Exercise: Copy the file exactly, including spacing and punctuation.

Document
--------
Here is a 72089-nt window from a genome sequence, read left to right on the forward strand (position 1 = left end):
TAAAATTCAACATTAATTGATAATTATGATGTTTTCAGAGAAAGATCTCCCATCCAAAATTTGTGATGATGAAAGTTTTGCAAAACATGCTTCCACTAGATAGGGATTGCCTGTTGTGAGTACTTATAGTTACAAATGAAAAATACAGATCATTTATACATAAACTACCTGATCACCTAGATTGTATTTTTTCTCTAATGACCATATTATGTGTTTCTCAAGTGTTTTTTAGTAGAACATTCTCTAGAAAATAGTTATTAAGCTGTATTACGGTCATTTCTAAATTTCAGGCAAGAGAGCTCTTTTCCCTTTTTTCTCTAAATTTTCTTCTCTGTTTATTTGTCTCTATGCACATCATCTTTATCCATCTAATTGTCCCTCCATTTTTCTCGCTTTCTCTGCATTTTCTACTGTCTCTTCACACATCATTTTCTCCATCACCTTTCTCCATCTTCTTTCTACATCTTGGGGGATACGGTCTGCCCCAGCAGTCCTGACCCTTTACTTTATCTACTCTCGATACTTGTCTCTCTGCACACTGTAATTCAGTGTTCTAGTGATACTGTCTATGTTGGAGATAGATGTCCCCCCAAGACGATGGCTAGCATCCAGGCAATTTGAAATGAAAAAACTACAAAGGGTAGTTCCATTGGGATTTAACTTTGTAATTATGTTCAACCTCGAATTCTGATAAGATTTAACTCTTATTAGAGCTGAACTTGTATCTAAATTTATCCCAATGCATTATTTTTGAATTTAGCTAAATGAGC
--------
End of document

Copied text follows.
Here is a 72089-nt window from a genome sequence, read left to right on the forward strand (position 1 = left end):
TAAAATTCAACATTAATTGATAATTATGATGTTTTCAGAGAAAGATCTCCCATCCAAAATTTGTGATGATGAAAGTTTTGCAAAACATGCTTCCACTAGATAGGGATTGCCTGTTGTGAGTACTTATAGTTACAAATGAAAAATACAGATCATTTATACATAAACTACCTGATCACCTAGATTGTATTTTTTCTCTAATGACCATATTATGTGTTTCTCAAGTGTTTTTTAGTAGAACATTCTCTAGAAAATAGTTATTAAGCTGTATTACGGTCATTTCTAAATTTCAGGCAAGAGAGCTCTTTTCCCTTTTTTCTCTAAATTTTCTTCTCTGTTTATTTGTCTCTATGCACATCATCTTTATCCATCTAATTGTCCCTCCATTTTTCTCGCTTTCTCTGCATTTTCTACTGTCTCTTCACACATCATTTTCTCCATCACCTTTCTCCATCTTCTTTCTACATCTTGGGGGATACGGTCTGCCCCAGCAGTCCTGACCCTTTACTTTATCTACTCTCGATACTTGTCTCTCTGCACACTGTAATTCAGTGTTCTAGTGATACTGTCTATGTTGGAGATAGATGTCCCCCCAAGACGATGGCTAGCATCCAGGCAATTTGAAATGAAAAAACTACAAAGGGTAGTTCCATTGGGATTTAACTTTGTAATTATGTTCAACCTCGAATTCTGATAAGATTTAACTCTTATTAGAGCTGAACTTGTATCTAAATTTATCCCAATGCATTATTTTTGAATTTAGCTAAATGAGC